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“My team is not dirty.”

Posted Oct 24 2012 8:52am
“My team is not dirty.  All the issues were on their side of the field.  This is a football game, not  a Hallmark Moment.”   Quote from Scott Lago – a Pop Warner football coach in Southbridge,  Massachusetts after a game in which five opposing players all 12 or younger, suffered  concussions.  New York Times

 

My only grandson, a nine year old, announced that he was going to play football last year.  It made me nervous, but the teams that he played seemed pretty reasonable, and everyone appeared to be fostering a spirit of careful football where little kids were being taught and nurtured.   This year, his second year in the league, he blossomed into a high-speed runner and scored four touchdowns in the first game of the season.    Believe me when I tell you that there was no one cheering more loudly on the sidelines than I was that night.

Several weeks ago, however, my experience totally turned around.  Upon reaching the field, people began to tell me that the team that he was playing only played to win.  None of that made a lot of sense to me until I saw our little guy running with the ball to cross the goal line and a human missile, twenty or more pounds heavier  hit him straight on, helmet to helmet with the force of a predator drone.  It was like watching the NFL but without the $75,000 fine attached.

My heart stopped. I saw my grandson’s head snap back, watched him hit the ground and lay motionless.  Because I was standing only about five yards away from this hit, it left me in a state of complete shock.  Was it possible that someone would train a player to tackle eight and nine year olds like this?  Was it possible that the referee who was not near the incident wouldn’t call a penalty?  Most importantly, however, was it possible that my grandson would not get up or would have a concussion that would negatively impact him for the rest of his life?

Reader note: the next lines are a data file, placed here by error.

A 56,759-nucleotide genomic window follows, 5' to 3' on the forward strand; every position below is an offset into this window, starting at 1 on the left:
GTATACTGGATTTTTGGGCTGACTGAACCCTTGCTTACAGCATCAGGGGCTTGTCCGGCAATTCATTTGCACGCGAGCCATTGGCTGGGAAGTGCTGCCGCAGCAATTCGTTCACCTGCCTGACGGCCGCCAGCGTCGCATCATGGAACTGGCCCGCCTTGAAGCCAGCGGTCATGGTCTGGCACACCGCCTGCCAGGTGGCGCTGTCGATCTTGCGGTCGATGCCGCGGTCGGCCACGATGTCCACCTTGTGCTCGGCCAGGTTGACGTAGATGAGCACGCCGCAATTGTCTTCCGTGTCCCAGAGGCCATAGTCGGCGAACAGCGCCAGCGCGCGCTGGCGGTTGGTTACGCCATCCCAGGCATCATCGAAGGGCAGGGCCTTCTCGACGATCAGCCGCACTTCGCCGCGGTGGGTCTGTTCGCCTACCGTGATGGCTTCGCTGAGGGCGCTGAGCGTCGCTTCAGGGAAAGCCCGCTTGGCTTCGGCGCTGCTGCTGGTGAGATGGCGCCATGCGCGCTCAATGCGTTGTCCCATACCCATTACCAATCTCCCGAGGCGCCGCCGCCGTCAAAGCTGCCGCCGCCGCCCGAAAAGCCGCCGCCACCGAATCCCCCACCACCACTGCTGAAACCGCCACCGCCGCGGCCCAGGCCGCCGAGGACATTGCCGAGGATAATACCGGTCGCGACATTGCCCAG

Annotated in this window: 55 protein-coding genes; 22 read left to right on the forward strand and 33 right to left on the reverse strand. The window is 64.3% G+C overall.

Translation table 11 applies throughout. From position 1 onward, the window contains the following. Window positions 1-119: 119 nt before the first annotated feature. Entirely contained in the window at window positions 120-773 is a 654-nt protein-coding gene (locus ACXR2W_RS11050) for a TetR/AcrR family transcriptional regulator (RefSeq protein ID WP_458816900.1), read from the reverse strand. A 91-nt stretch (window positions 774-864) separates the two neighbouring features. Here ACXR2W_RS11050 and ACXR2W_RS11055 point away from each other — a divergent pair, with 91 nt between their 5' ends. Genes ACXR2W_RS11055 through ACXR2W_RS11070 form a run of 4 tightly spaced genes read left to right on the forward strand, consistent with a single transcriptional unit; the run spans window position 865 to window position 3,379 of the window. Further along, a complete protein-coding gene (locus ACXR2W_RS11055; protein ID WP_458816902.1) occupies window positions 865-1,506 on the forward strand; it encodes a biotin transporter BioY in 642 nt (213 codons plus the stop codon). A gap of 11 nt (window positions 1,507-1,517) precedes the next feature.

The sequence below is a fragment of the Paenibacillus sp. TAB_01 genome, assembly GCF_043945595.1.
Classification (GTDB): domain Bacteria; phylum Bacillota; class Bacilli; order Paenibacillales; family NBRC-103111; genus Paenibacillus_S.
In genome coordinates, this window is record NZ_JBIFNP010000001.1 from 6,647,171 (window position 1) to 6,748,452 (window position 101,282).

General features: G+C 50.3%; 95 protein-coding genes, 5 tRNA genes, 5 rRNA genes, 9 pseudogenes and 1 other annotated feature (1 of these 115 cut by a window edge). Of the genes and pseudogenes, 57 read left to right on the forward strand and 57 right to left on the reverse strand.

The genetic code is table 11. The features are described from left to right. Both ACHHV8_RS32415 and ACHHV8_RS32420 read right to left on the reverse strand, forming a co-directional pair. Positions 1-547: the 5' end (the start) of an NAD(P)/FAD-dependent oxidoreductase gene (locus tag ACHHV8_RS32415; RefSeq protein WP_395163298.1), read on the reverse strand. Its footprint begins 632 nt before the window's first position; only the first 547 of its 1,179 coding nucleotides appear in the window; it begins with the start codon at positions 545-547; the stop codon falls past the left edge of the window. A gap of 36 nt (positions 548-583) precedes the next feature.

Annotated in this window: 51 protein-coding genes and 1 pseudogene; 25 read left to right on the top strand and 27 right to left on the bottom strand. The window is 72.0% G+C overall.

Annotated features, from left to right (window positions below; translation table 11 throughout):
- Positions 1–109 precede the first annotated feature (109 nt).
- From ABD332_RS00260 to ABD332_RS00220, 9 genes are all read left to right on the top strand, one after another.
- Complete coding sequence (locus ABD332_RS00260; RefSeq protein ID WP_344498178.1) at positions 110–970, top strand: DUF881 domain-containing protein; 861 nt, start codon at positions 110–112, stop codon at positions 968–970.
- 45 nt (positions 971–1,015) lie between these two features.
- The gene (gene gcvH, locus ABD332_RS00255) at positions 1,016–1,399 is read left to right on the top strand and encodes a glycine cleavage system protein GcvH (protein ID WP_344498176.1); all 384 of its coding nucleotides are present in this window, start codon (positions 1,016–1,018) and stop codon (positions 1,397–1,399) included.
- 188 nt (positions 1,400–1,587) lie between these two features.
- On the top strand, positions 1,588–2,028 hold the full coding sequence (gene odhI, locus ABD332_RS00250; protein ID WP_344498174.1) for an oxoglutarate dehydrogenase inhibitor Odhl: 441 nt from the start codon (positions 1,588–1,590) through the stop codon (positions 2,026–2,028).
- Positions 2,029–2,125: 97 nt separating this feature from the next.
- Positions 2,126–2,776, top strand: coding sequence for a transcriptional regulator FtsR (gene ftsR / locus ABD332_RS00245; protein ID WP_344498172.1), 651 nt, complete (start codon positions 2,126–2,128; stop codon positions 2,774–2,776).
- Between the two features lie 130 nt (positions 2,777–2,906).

Yes, it was all possible, and with the adults from the other side of the field screaming as if each play, each player and each hit would get them a huge raise, or make their lives complete, I had seen clearly before me both the best and the worst of the game.  These little kids, with weight differentials ranging from 20 to 30 or more pounds, are just that, little, and this particular game seemed to have become a blood sport for the adults on the opposite team.

Well, thankfully, he did get up, and he doesn’t appear to have a concussion, but, with four touchdowns from the previous game, he probably had a target on his back, and when I went to his next game, it was with my heart in my throat, and a prayer that saner heads would prevail, and these events will become what they were always intended to be, A GAME, and they did.

As a healthcare professional, I’ve seen too many former NFL stars take their own lives and ran the hospital that actually cared for a local football hero not to be aware of the fact that head injuries are a real potential problem at any age.  This issue is obviously very controversial to people like Coach Lago and those rabid fans that live their lives through the wins of those little kids, kids who just wanted to have some fun.

Interestingly, I’ve been told that coaches are having problems fielding teams in places like Seattle, Washington because the parents who work for Microsoft and Amazon are concerned that concussions could end their children’s’ chances for intellectual advancement.

Maybe we should all spend more time protecting the brains of the teams’ leadership . . . because, if they teach little kids to hit like missiles, they can’t be thinking straight.

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